Sweet Pea was about 4 years old when she was introduced to this work.
From: The Movable Alphabet is a set of letters that allow children to build words before they have started either writing or reading. It is a very classic and well-known piece of Montessori work.
Prerequisite: You and your child should know the phonetic sound that each letter makes. The traditional Montessori method for teaching this is by using sandpaper letters (Living Montessori Now has a great article about using sandpaper letters here) and after that, the I-Spy game is a great activity. However, we had the most success with the Leap Frog: Letter Factory dvd. Sweet Pea knew all of her letter sounds after watching it only a couple of times. I can not recommend this dvd highly enough!
- Printable Pink Series Word and Picture Cards.
- Wooden Movable Alphabet in a box (or use my Printable Movable Alphabet).
- An empty egg carton or a compartmentalized craft box (if using the Printable Movable Alphabet).
- Laminator or lamination pouches. (Optional. Strongly recommended for increasing the durability of the cards.)
- A small rug or towel. (Optional. Helps define the work area for your child.)
- Print my Pink Series Picture Cards. Laminate them if desired, and then cut them out.
- Separate the picture cards into sets of about 10.
- If you are using my Printable Movable Alphabet, print it out. Laminate the sheets if desired first, and then cut out the letters. Sort the movable alphabet letters and place them in alphabetical order in egg cartons or a compartmentalized craft box.
- Select a set of 10 picture cards to use.
- Roll the towel or rug out on the floor if you are using it or allow your child to do it.
- Look through the picture cards with your child and verify that he can correctly name each of them. (Make sure that he knows that the “log” is a log and not “wood” for example.)
- Select one of the picture cards and place it on the left side of the rug. Say the name of the picture. (“This is a dog.”)
- Help your child sound out the first letter of the word. Say the word very slowly and exaggerate the sound of the first letter (“What is the first sound you hear in the word, Duh-ahh-guh?”)
- When your child identifies the sound, ask him to find the letter it represents from the alphabet, remembering to call it by its phonetic sound instead of it’s real name. (“Great, can you find the letter, Duh”?)
- Have your tot place the letter next to the picture.
- Next ask your child to identify the next letter in the word, select it and place it correctly next to the first letter. (“What is the middle sound in the word, duh-Ahh-guh? Can you find the “Ahh”? Put it here next to the Duh.)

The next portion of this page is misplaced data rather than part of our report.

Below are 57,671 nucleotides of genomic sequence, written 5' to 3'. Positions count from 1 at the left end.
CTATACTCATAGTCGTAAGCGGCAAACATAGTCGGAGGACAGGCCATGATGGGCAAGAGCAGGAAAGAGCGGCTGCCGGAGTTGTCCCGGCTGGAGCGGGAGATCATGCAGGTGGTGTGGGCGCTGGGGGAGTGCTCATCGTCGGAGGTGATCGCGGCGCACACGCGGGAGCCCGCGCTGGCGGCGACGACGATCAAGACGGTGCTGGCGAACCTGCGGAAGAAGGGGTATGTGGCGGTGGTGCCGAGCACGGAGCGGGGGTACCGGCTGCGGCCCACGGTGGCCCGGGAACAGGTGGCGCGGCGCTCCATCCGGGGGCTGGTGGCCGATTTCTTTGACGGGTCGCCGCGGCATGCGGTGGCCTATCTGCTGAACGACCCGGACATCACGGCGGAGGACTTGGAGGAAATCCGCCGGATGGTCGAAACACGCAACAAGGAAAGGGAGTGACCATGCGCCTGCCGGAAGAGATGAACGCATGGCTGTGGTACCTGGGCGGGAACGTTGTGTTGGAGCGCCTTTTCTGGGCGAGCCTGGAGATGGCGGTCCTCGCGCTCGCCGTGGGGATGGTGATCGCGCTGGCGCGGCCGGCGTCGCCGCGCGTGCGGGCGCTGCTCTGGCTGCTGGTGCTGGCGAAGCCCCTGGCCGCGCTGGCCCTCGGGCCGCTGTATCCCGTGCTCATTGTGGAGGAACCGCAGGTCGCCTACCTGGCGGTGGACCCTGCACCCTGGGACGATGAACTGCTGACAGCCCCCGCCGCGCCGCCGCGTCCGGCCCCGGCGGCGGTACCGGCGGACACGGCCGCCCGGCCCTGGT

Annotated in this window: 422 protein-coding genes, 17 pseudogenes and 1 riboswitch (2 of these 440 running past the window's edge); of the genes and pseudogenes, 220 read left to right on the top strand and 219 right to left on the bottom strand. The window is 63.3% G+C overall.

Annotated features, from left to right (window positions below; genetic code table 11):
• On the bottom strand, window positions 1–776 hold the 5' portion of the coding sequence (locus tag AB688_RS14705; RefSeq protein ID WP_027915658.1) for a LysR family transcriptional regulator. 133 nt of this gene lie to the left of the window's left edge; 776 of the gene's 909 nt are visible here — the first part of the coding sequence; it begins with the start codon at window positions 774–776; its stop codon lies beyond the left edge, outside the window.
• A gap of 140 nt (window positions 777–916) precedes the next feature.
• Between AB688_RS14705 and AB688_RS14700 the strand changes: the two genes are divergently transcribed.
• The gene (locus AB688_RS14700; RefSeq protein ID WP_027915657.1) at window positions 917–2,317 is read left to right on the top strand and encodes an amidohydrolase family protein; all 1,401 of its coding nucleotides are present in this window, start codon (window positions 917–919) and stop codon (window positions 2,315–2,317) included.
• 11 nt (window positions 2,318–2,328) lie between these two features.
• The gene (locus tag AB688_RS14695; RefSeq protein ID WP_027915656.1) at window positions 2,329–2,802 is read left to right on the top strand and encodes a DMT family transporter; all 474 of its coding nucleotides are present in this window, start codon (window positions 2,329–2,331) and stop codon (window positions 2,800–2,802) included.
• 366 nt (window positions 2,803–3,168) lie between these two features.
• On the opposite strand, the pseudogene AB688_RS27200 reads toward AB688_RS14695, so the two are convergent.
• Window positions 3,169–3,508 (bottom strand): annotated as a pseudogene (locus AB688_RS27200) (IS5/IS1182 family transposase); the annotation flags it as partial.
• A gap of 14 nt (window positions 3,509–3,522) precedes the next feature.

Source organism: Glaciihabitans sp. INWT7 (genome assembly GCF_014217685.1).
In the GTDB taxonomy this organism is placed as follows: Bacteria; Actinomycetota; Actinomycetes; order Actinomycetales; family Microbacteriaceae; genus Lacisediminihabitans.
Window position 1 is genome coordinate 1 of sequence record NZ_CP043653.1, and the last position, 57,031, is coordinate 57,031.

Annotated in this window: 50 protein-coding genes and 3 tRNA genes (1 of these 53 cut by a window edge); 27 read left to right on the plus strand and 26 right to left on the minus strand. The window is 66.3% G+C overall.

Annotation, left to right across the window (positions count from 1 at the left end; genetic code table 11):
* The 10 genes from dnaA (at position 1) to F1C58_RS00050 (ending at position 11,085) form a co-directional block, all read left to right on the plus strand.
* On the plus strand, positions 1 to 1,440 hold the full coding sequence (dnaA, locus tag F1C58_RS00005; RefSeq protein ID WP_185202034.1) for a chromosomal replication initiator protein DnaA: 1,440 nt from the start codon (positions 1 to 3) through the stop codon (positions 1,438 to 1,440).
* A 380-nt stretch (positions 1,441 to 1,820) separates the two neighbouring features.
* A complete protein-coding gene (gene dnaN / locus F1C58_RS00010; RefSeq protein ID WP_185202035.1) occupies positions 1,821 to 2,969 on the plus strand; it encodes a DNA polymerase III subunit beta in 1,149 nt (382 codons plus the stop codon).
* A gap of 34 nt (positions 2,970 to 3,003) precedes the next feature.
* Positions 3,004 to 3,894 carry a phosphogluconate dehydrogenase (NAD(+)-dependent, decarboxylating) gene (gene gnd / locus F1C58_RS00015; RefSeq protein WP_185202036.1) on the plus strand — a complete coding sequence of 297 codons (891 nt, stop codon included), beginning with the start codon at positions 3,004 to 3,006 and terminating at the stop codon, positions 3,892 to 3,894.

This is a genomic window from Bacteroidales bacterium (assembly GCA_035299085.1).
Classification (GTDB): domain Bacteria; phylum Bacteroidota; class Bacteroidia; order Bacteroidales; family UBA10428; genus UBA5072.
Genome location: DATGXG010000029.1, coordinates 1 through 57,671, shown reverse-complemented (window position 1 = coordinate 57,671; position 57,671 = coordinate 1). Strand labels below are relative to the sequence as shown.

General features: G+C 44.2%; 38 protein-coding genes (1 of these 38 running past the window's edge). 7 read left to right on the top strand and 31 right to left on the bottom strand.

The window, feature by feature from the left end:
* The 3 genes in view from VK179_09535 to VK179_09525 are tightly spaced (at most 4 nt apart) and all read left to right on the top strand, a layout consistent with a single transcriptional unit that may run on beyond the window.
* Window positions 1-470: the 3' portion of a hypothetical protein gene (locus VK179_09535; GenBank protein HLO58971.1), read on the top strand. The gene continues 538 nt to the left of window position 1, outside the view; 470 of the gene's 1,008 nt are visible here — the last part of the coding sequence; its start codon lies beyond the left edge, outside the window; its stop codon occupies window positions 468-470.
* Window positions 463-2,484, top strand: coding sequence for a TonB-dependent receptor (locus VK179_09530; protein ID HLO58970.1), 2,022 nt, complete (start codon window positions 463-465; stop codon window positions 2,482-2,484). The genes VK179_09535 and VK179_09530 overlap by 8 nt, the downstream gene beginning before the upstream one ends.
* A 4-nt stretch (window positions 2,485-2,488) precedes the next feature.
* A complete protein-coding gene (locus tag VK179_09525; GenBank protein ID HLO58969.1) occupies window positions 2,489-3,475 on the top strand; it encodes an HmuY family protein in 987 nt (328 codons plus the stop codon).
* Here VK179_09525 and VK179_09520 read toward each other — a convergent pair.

- Finally, help your tot identify the last letter, select it and place it at the end of the word. (“And what is the very last sound in duh-ahh–Guh? Now, find the “Guh” and place it next to the “Ahh”.)
- After the first word is completed, let your tot select a new card and help him build the word for it.
- Repeat until your child has finished building all of the words in the first set of picture cards.
- As your child gets more comfortable with this lesson, he should be able to start sounding out words with much less help from you.
Observations: Sweet Pea has always been fascinated by letters and words, so word building is an especially appealing activity for her.
Below is a video of Sweet Pea using the movable alphabet to spell the word “dog”. She was already quite familiar with the movable alphabet and the word, “dog”, so she did not need much help.
This is a really great activity for all young children since it lets them create words before they have the dexterity to write or the mental ability to “decode” words by reading them. It would be especially good for a home-schooled preschooler or kindergartner or any young child who is showing a lot of fascination with words and letter sounds.
Notes from the Trenches: Do not correct spelling mistakes. You do not want to discourage your child, so if he is trying to build the word cat and suggests “k-a-t” or even “k-e-d”, that is okay for now. Don’t comment on it, but just realize that your child needs more work in discriminating those letter sounds. Go back and work with them on learning those sounds with other activities. (Sandpaper letters, Leapfrog Letter Factory dvd, I-Spy Game, etc)
Also, note that since this activity is usually introduced prior to any reading instruction, you are not supposed to ask your child to read the words back to you.
To start, you can print and cut out the printable movable alphabet, but if you plan on doing much Montessori work, I suggest getting a wooden set. I tried printing and laminating paper letters, using chip board and even foam letters, but none of them worked quite as well as the wooden set. The paper letters were just not as engaging for Sweet Pea and we had trouble keeping the letters neat and separate in the plastic craft box. Eventually I just went ahead and bought a small wooden set and I’m very glad I did. I like that the small set doesn’t take up a lot of space, although the letters feel a bit fragile. If your child is rough on toys or if you plan to use the set with several children, you might want to consider buying the larger sized letters.
Rating: 3 Stars * (Fun, Independent, Frugal)
Link-Ups: This post is linked up to the PreK & Kindergarten Community at Homeschool Creations.